Award-winning Emirati film Only Men Go to the Grave isn’t designed to shock

The movie is set in 1988 at the end of the Iran-Iraq War, and is inspired by the Arab ­communities of Iran’s southern provinces

DUBAI, UNITED ARAB EMIRATES - DECEMBER 14:  Abdulla Al Kaabi with the Muhr Emirati Best Feature award for "Al-Rijal Faqat End Al-Dafn (Only Men Go To The Grave)" during the Muhr Awards on day eight of the 13th annual Dubai International Film Festival held at the Madinat Jumeriah Complex on December 14, 2016 in Dubai, United Arab Emirates.  (Photo by Neilson Barnard/Getty Images for DIFF) *** Local Caption *** Abdulla Al Kaabi
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Abdulla Al Kaabi isn't afraid to tackle complex ­issues. The director's latest movie, Only Men Go to the Grave, which won the Muhr Emirati award at last year's Dubai International Film Festival, seems designed to challenge expectations about Emirati filmmaking.

The movie, which goes on public release today as part of the Diff 365 initiative, is set in 1988 at the end of the Iran-Iraq War, and is inspired by the Arab ­communities of Iran's southern provinces, which Al Kaabi visited during pre-production research.

At the heart of the story is a family brought together to hear a great secret that the ­matriarch wants to pass on before she dies. Drama dictates that doesn't quite work out and in the absence of this revelation, a host of other buried truths come to the surface.

Gender, marriage and sectarianism have all played a role in the family's past, and Al Kaabi successfully addresses this complex history with sensitivity and humour – and without resorting to sensationalism.

These may be issues that are rarely discussed publicly, but Al Kaabi, who was previously best-known for casting ­Hollywood star Jean Reno in his 2010 short The ­Philosopher, insists he did not set out to be controversial.

The family drama is set in southern Iran in 1988. Courtesy Diff
The family drama is set in southern Iran in 1988. Courtesy Diff

"I didn't want to make a film to offend anyone," he says. "Who would set out to offend anyone? But I think people today want to see original content and stories. I want to do something new, a different perspective. I think that's what we all need to do as Emirati filmmakers – show things from a different perspective, and that's why I chose these themes of gender identity, transgenderism and alternative lifestyles; all these subjects that are regarded as off-limits. I think that's what made it one of the most-talked-about films of Diff."

Al Kaabi has a reliable litmus test for judging the level of controversy – his own mother and father.

"My parents came to the premiere and they had tears in their eyes," he says. "They were very proud. That was good enough for me."

Far from being divisive, Al Kaabi hopes his movie will unify audiences.

"Films can really bring people together," he says. "They help us to see past our ­differences because cinema only speaks one language, which is peace."

Al Kaabi worked on the film for almost five years, and says that even in that relatively short time frame, the UAE film industry has changed to almost unrecognisable levels.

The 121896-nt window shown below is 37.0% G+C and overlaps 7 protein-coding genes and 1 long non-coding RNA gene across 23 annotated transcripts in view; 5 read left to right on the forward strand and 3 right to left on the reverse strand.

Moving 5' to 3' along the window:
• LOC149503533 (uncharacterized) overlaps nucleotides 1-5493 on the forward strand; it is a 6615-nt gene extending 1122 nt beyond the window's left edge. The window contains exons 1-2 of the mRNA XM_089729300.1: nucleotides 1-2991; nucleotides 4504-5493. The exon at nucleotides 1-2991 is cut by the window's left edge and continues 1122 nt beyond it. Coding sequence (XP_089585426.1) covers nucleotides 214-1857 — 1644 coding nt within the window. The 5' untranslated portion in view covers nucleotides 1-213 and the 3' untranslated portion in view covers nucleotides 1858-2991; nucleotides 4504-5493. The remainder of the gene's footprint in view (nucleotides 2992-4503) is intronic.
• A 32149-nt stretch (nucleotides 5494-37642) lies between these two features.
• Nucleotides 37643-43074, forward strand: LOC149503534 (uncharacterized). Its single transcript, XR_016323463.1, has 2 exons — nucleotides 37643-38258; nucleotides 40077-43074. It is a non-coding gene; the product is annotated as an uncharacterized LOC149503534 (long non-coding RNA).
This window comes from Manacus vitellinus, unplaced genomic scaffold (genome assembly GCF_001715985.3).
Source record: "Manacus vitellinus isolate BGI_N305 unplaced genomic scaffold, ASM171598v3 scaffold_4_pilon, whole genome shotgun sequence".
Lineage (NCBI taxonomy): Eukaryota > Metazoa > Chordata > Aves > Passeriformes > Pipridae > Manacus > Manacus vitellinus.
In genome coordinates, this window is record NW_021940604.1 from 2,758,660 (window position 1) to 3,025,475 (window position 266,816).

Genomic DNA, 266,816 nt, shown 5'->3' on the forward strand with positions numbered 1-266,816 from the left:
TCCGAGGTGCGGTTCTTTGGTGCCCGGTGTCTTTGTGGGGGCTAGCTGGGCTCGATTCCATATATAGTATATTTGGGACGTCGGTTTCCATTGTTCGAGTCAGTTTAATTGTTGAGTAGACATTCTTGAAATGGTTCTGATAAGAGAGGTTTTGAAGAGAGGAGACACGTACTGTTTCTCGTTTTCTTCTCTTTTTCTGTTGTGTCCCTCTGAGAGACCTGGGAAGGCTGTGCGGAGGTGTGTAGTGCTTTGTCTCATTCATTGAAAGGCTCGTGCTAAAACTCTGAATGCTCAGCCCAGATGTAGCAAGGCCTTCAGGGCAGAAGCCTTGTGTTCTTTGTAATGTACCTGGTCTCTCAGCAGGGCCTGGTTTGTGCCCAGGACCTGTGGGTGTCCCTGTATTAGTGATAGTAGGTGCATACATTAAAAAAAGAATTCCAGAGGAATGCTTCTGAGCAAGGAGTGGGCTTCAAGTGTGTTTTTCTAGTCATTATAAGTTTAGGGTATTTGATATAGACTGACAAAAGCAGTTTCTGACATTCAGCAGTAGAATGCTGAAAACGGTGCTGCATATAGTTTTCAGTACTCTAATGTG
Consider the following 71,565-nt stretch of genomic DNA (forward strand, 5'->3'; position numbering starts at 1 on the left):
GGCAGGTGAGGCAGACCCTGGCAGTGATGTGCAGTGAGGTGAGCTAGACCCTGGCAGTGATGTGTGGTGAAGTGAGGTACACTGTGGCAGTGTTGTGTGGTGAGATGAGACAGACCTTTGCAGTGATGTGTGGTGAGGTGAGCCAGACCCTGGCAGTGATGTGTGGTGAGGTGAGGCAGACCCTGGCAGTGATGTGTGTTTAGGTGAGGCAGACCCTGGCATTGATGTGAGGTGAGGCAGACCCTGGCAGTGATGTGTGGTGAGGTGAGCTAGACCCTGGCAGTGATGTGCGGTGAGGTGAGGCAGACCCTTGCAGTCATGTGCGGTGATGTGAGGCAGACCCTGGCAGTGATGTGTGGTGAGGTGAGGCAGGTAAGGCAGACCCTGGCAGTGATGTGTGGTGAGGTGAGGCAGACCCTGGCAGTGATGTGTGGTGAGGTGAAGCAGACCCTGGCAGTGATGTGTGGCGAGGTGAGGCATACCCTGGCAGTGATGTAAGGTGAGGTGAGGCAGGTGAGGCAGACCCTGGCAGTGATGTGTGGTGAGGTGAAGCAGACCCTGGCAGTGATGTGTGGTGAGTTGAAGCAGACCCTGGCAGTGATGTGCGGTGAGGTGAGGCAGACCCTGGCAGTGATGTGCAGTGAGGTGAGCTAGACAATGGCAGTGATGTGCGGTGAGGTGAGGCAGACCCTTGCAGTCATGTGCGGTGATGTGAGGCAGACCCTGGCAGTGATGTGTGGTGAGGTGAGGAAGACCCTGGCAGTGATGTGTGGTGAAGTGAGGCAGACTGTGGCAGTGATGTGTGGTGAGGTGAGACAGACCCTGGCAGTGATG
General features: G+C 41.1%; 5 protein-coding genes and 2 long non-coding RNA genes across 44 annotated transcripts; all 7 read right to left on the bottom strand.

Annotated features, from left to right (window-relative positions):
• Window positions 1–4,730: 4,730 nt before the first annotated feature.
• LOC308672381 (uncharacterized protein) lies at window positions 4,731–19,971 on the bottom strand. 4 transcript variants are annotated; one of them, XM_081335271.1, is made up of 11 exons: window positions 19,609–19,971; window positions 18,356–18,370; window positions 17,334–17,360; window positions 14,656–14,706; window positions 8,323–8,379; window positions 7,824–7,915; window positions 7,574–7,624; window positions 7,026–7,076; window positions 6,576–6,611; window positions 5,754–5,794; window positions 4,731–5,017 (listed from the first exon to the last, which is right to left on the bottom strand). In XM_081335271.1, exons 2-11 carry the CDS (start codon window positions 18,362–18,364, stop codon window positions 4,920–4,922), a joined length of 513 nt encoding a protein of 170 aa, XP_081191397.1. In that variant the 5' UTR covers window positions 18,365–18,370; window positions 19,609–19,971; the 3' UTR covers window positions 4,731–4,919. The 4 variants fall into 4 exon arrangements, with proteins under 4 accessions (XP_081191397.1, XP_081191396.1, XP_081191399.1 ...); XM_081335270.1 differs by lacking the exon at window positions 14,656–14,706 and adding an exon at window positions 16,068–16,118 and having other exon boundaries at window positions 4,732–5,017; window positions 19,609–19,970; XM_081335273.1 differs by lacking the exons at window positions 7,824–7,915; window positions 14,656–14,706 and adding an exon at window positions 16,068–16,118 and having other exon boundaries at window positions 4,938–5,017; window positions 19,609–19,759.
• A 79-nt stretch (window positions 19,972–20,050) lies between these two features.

At Diff in 2012, there wasn't a single feature-length film among the Muhr Emirati ­winners, but last year, Al Kaabi's film was up against five other features.

He says the rapid development in the industry is heartening, though he believes there is still room for improvement.

"I think we are still way behind when it comes to financing," he asserts. "There are all these initiatives here and there but they don't really add up.

"We really do need a national UAE film institute. A festival's role can go so far, but we need a national institute to bring everything together – at the moment there's no ­umbrella, just lots of unrelated satellites."

Al Kaabi also insists that the UAE needs to stop looking to the West for inspiration. 

"I don't think there's any point in trying to have another Hollywood industry. ­Hollywood already does that, so why
would you want to copy it? Why make something that's already there?"

Instead, he says that the UAE needs to find its own voice on screen, and that doesn't necessarily involve importing Hollywood's capitalist model.

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"You can't build a film industry based solely on profit," he says. "It's great to make a profit, but that won't always happen and there needs to be space to make those films that won't make money. I much prefer to make movies that are original, art-house, beautiful – not just to sell. That's not to say those kind of films can't make money, too, but there has to be the space to make them."

Ironically, although Al Kaabi is vocal in his defence of non-profitable movies, his latest offering looks set to be one of the best-distributed UAE films of the year.

Only Men Go to the Grave has been picked up for region-wide distribution by Egypt-based Mad Solutions, one of the biggest distributors to film and TV in the Middle East.

Releases in all major regional markets, including Egypt, ­Tunisia, Jordan and Lebanon, will follow its UAE run.

It is also being touted as a potential UAE nominee for the Best Foreign Language Film at the Oscars.

Only Men Go to the Grave is in cinemas August 10